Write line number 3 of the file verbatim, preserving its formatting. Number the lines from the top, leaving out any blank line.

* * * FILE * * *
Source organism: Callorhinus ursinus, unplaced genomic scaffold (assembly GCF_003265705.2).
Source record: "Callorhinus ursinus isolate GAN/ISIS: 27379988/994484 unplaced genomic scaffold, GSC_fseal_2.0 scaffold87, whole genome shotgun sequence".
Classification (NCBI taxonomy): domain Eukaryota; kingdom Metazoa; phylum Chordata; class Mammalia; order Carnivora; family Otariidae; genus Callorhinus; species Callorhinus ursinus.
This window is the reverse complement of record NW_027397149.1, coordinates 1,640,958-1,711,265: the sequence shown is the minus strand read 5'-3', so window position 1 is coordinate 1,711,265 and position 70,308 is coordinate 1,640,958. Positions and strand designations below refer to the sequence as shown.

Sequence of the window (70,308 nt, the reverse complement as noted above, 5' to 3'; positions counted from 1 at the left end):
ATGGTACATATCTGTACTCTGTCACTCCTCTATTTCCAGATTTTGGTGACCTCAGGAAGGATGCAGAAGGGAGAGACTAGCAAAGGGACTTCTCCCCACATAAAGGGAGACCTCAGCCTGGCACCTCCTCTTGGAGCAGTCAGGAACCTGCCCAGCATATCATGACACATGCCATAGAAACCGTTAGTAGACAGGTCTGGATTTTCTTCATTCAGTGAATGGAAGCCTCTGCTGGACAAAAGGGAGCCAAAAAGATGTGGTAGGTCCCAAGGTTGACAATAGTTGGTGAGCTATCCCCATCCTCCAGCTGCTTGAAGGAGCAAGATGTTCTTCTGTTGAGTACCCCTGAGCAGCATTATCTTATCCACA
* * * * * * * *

Classification (NCBI taxonomy): domain Eukaryota; kingdom Metazoa; phylum Chordata; class Mammalia; order Carnivora; family Otariidae; genus Callorhinus; species Callorhinus ursinus.